By Lukas Mikelionis
Published September 19, 2018
U.S. Sen. Elizabeth Warren, D-Mass, drew criticism Tuesday after sharing a clip of Supreme Court nominee Brett Kavanaugh discussing his days at Georgetown Preparatory School. The editing of the clip seemed designed to fuel the fire over the sexual misconduct allegations against the judge.
In the short video posted on Warren's Twitter page, Kavanaugh is heard speaking at Columbus Law School at the Catholic University of America in 2015 about his school years.
“But fortunately we had a good saying that we’ve held firm to, to this day,” Kavanaugh says in the video. “As the dean was reminding me before the talk, which is ‘What happens at Georgetown Prep, stays at Georgetown Prep.’ That’s been a good thing for all of us, I think.”
Warren quickly jumped to denounce Kavanaugh’s comments, which were revealed in the wake of the allegations of sexual misconduct raised by Christine Blasey Ford, who claims the high court nominee drunkenly forced himself on her during a house party nearly four decades ago.
“I can't imagine any parent accepting this view,” Warren tweeted. “Is this really what America wants in its next Supreme Court Justice?”
But the clip shared by Warren, though first unearthed by MSNBC, cuts out Kavanaugh’s previous remarks indicating he’s talking about his three friends.
“I, by coincidence, three classmates of mine at Georgetown Prep were graduates of this law school in 1990 and are really really good friends of mine,” Kavanaugh said in a recording of the full speech, naming his friends.
“And they were good friends of mine then, and they are still good friends of mine as recently as this weekend when we were all on email together,” he added. He then made the “what happens at Georgetown Prep, stays at Georgetown Prep” joke.
“I, by coincidence, three classmates of mine at Georgetown Prep were graduates of this law school in 1990 and are really really good friends of mine ... And they were good friends of mine then, and they are still good friends of mine as recently as this weekend when we were all on email together."
Mark Hemingway, a writer for the conservative Weekly Standard, slammed Warren for trying to suggest Kavanaugh was admitting improper behavior in the video rather than making a joke.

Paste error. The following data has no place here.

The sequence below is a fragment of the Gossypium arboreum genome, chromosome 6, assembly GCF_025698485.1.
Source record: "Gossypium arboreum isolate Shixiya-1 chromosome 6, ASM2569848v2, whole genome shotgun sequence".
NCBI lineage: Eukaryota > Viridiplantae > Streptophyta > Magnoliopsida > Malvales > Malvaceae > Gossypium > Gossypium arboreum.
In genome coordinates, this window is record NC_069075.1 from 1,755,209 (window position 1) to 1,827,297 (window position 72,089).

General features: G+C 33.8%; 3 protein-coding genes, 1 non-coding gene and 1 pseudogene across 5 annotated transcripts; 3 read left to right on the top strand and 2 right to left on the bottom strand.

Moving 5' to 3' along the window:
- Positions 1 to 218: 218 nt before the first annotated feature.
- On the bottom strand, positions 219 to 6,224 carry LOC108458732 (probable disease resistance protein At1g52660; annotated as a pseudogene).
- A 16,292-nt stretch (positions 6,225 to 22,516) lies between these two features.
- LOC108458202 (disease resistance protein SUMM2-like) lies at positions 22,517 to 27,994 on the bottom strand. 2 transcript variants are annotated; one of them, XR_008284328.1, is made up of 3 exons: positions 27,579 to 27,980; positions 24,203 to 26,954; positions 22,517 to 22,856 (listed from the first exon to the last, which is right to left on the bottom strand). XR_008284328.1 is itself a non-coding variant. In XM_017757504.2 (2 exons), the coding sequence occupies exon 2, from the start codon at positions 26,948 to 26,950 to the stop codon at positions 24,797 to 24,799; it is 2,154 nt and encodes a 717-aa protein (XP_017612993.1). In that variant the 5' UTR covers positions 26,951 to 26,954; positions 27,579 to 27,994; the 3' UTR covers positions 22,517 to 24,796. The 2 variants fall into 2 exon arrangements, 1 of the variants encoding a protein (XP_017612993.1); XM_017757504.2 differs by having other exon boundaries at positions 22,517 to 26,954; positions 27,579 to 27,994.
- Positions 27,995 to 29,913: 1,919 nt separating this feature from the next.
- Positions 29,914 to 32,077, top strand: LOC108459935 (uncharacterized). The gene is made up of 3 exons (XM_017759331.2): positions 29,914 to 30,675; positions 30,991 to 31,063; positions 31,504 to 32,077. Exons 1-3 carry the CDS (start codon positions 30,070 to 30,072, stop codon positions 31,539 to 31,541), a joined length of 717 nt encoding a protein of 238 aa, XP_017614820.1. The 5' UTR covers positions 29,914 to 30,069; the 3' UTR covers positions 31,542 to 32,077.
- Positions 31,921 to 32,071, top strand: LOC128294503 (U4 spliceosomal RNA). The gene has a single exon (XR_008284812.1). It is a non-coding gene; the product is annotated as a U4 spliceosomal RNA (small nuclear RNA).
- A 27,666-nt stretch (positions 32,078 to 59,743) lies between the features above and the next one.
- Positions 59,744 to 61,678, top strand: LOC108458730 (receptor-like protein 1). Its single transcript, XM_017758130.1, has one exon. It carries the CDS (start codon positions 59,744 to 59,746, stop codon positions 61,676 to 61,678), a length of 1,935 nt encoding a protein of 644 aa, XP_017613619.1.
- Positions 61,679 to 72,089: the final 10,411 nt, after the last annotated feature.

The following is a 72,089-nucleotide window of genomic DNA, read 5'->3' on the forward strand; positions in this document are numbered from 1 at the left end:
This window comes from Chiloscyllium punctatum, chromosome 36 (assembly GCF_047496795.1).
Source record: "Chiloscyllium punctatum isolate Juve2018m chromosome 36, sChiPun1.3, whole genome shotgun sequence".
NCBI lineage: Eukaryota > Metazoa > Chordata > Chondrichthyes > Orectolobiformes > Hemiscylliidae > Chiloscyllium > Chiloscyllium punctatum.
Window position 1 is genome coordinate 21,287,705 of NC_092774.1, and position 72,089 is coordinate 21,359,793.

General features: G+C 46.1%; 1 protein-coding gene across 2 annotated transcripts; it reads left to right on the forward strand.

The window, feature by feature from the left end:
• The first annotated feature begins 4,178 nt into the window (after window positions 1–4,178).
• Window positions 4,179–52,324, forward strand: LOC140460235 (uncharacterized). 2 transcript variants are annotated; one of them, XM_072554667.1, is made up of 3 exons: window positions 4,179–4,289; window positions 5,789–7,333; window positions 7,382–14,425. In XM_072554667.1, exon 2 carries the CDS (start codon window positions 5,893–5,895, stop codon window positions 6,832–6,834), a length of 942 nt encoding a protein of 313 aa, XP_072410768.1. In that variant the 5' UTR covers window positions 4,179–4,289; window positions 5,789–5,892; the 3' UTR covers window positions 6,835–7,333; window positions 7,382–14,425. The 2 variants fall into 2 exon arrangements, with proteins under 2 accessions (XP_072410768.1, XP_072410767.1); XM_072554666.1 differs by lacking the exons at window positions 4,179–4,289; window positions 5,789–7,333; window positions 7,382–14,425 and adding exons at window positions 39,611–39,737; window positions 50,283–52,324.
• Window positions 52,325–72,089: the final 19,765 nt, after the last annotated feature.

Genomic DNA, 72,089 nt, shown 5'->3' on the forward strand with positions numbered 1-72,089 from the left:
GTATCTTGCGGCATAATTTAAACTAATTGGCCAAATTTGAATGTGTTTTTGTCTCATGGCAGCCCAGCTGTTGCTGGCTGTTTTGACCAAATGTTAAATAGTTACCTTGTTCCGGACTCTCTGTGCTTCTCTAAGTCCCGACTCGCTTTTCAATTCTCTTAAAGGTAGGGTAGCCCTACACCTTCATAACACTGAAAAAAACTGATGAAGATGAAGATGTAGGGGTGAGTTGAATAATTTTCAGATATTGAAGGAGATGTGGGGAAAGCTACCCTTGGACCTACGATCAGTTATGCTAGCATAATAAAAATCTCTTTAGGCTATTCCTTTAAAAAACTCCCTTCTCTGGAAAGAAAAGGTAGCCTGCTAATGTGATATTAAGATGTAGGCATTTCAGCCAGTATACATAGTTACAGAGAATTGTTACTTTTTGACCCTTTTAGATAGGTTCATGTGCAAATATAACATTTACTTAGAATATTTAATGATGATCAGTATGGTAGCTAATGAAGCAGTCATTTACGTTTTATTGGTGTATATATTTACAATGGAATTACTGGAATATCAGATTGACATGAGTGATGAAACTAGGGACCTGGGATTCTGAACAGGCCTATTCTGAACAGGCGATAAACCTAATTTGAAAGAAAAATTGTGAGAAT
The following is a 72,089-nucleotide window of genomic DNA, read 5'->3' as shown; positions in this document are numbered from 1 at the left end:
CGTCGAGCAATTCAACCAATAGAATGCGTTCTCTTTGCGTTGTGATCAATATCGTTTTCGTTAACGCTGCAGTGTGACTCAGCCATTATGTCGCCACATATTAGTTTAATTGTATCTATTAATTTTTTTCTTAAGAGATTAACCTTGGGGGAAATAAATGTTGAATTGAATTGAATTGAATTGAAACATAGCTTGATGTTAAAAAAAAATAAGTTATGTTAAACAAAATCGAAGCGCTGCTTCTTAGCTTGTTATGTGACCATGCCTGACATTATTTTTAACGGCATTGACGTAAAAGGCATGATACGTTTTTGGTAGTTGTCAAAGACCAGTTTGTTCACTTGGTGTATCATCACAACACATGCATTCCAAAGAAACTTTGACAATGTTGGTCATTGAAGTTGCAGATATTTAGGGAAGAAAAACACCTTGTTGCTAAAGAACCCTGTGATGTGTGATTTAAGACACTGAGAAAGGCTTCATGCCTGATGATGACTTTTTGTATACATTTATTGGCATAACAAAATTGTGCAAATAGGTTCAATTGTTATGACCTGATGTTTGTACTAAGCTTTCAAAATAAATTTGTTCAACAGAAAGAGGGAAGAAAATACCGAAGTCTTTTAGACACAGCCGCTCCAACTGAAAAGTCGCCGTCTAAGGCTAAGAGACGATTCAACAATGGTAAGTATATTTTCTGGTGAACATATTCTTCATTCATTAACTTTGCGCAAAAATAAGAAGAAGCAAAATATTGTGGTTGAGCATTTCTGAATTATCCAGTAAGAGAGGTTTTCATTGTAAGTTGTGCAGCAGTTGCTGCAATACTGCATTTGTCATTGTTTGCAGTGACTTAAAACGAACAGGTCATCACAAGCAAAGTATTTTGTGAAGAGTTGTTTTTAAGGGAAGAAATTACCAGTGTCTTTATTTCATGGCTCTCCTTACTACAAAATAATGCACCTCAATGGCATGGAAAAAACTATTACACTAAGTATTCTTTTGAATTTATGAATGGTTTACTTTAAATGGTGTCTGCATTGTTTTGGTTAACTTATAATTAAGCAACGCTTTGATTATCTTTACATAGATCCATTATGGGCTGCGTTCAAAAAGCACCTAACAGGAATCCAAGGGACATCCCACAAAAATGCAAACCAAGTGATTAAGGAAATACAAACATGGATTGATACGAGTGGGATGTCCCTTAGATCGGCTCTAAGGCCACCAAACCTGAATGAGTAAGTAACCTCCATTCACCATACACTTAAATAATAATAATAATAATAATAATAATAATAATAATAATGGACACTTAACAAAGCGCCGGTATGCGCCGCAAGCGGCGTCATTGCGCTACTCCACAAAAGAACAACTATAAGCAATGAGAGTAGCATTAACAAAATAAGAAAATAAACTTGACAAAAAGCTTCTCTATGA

“This has zero bearing on whether Kavanaugh sexually assaulted Ford, and the party of underage abortion and birth control on demand suddenly becoming neopuritans is a tad pathetic,” he tweeted.
“Like MSNBC, Sen. Warren is passing around a truncated version of the Kavanaugh video, in which he makes a joke about three ‘really, really good friends of mine,’ in order to smear him,” Oklahoma attorney Gabriel Malor tweeted.
“As we know, Warren is very comfortable misleading people. Her constituents deserve better,” he added, comparing Warren’s clip to a video posted by U.S. Sen. Kamala Harris, D-Calif., which recently came under fire for depicting Kavanaugh as anti-women.
Harris, a member of the Senate Judiciary Committee -- which will decide if Kavanaugh gets a lifetime appointment to the nation's highest court -- tweeted out the clip earlier this month, which shows Kavanaugh mentioning the term “abortion-inducing drugs,” a term that Harris slammed as “a dog whistle for going after birth control.”
But the fact-checkers didn’t find Harris’ commentary or the edited video even remotely accurate. The Washington Post gave the senator four Pinocchios, its most egregious rating, saying the post omitted crucial facts such as that Kavanaugh was actually quoting the terminology used by the plaintiff in a 2013 court case rather than stating his personal views.
Even more partisan fact-checkers such like PolitiFact also found Harris’ attack wasn’t based on truth.
“In Harris’ tweet, Kavanaugh appears to define contraception as abortion-inducing. But the video failed to include a crucial qualifier: ‘They said.’ In fact, he was citing the definition of the religious group Priests for Life. He has not expressed his personal view,” PolitiFact’s check said.